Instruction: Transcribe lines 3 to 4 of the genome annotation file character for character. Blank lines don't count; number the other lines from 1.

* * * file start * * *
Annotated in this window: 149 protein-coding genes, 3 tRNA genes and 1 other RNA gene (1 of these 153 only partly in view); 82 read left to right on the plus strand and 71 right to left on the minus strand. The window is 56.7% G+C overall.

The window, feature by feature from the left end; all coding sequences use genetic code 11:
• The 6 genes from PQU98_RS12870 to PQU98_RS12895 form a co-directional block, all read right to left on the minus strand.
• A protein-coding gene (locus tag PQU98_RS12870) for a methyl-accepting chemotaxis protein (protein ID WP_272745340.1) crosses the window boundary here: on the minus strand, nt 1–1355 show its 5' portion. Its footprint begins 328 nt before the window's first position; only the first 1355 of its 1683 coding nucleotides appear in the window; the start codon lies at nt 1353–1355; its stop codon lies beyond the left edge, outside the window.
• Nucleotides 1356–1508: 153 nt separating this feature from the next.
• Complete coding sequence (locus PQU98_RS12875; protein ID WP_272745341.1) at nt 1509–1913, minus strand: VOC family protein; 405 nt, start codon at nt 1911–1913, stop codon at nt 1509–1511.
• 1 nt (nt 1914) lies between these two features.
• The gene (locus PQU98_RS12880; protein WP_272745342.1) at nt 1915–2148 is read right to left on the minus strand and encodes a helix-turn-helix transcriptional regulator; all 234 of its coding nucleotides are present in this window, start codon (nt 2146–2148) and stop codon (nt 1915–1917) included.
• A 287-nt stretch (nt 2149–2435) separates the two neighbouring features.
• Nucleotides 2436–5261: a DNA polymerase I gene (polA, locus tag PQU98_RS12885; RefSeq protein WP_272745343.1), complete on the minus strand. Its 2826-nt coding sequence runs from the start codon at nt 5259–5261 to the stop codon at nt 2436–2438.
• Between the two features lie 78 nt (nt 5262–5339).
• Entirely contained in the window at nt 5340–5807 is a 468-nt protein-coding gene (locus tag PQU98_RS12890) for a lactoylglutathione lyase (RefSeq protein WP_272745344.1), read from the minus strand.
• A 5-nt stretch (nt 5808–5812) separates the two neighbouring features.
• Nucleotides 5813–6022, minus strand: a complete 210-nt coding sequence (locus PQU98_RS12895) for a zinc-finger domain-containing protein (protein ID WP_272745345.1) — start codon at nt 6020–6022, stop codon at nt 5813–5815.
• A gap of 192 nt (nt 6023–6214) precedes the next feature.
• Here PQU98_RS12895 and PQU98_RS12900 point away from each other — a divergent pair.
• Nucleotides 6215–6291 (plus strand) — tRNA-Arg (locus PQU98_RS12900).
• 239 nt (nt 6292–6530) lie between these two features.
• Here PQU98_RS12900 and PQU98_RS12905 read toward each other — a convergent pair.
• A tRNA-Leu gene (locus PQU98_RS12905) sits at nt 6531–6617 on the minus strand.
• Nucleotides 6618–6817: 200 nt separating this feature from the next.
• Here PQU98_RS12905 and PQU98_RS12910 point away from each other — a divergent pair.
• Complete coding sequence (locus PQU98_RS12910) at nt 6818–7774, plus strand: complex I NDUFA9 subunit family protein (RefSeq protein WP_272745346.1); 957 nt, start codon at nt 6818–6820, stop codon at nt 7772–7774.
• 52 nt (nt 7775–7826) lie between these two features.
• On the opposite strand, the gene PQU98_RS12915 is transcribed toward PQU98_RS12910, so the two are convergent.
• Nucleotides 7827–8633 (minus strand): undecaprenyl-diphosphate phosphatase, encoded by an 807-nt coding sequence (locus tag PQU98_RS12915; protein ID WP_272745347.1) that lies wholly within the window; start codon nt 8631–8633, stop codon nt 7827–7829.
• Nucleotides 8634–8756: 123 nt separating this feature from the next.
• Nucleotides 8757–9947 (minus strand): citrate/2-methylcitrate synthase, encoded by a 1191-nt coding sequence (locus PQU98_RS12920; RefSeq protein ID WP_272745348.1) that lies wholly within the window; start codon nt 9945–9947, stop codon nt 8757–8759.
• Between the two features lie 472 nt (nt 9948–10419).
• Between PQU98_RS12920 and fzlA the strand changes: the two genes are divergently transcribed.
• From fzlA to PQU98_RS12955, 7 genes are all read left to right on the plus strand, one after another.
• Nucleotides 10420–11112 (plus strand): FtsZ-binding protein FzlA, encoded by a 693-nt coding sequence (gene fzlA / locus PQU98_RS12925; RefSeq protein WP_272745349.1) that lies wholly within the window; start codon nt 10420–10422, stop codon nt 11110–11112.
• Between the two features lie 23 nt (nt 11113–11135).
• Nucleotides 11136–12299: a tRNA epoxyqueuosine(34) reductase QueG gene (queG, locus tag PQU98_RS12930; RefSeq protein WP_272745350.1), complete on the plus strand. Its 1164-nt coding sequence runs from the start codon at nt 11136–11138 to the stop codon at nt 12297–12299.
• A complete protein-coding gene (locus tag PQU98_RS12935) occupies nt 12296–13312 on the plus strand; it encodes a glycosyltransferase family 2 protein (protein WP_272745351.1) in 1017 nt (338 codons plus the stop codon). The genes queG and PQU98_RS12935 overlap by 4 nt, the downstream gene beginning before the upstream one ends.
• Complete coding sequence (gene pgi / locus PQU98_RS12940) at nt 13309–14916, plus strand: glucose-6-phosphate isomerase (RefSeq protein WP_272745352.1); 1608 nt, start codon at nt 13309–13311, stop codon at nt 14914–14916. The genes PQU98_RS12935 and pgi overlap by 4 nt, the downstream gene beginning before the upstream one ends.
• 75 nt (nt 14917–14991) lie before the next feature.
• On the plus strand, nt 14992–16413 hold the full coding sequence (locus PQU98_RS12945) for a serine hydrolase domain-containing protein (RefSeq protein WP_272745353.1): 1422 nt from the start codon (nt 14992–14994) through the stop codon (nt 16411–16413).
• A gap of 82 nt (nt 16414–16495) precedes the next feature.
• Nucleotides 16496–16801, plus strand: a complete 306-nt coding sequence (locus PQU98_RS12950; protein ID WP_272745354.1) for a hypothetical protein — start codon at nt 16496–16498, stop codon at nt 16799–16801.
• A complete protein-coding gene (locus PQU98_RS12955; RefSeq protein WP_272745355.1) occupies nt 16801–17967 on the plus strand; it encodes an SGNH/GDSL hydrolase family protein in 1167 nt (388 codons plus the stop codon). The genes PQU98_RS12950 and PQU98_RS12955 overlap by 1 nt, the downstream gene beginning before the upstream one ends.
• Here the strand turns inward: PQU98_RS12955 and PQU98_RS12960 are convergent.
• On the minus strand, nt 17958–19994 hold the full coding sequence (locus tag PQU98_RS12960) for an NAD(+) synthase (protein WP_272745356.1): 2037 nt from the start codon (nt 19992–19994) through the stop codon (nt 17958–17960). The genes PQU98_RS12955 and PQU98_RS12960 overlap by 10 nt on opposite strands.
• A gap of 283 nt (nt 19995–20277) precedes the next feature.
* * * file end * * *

• The 6 genes from PQU98_RS12870 to PQU98_RS12895 form a co-directional block, all read right to left on the minus strand.
• A protein-coding gene (locus tag PQU98_RS12870) for a methyl-accepting chemotaxis protein (protein ID WP_272745340.1) crosses the window boundary here: on the minus strand, nt 1–1355 show its 5' portion. Its footprint begins 328 nt before the window's first position; only the first 1355 of its 1683 coding nucleotides appear in the window; the start codon lies at nt 1353–1355; its stop codon lies beyond the left edge, outside the window.